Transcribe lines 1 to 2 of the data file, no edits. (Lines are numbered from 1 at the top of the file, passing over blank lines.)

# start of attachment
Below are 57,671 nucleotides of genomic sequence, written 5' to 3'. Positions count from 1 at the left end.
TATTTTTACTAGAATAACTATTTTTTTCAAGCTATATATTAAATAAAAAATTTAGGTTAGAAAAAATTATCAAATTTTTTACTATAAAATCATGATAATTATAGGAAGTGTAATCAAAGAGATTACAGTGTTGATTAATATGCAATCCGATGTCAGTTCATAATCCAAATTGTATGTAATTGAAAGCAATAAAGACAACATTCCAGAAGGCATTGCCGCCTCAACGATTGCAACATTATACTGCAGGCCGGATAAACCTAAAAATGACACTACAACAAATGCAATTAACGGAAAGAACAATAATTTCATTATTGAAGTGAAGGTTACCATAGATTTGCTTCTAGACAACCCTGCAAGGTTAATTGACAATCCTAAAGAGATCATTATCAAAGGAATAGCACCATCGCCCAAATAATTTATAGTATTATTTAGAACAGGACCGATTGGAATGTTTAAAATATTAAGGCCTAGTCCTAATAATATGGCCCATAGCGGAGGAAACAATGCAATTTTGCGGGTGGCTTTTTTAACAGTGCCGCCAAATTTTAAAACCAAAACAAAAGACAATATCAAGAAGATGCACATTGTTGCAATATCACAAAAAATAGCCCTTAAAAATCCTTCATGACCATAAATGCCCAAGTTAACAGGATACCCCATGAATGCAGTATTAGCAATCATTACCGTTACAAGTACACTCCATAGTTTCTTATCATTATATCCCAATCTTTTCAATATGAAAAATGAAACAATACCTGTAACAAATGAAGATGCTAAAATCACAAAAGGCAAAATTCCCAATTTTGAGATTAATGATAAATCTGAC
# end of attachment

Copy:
Below are 57,671 nucleotides of genomic sequence, written 5' to 3'. Positions count from 1 at the left end.
TATTTTTACTAGAATAACTATTTTTTTCAAGCTATATATTAAATAAAAAATTTAGGTTAGAAAAAATTATCAAATTTTTTACTATAAAATCATGATAATTATAGGAAGTGTAATCAAAGAGATTACAGTGTTGATTAATATGCAATCCGATGTCAGTTCATAATCCAAATTGTATGTAATTGAAAGCAATAAAGACAACATTCCAGAAGGCATTGCCGCCTCAACGATTGCAACATTATACTGCAGGCCGGATAAACCTAAAAATGACACTACAACAAATGCAATTAACGGAAAGAACAATAATTTCATTATTGAAGTGAAGGTTACCATAGATTTGCTTCTAGACAACCCTGCAAGGTTAATTGACAATCCTAAAGAGATCATTATCAAAGGAATAGCACCATCGCCCAAATAATTTATAGTATTATTTAGAACAGGACCGATTGGAATGTTTAAAATATTAAGGCCTAGTCCTAATAATATGGCCCATAGCGGAGGAAACAATGCAATTTTGCGGGTGGCTTTTTTAACAGTGCCGCCAAATTTTAAAACCAAAACAAAAGACAATATCAAGAAGATGCACATTGTTGCAATATCACAAAAAATAGCCCTTAAAAATCCTTCATGACCATAAATGCCCAAGTTAACAGGATACCCCATGAATGCAGTATTAGCAATCATTACCGTTACAAGTACACTCCATAGTTTCTTATCATTATATCCCAATCTTTTCAATATGAAAAATGAAACAATACCTGTAACAAATGAAGATGCTAAAATCACAAAAGGCAAAATTCCCAATTTTGAGATTAATGATAAATCTGAC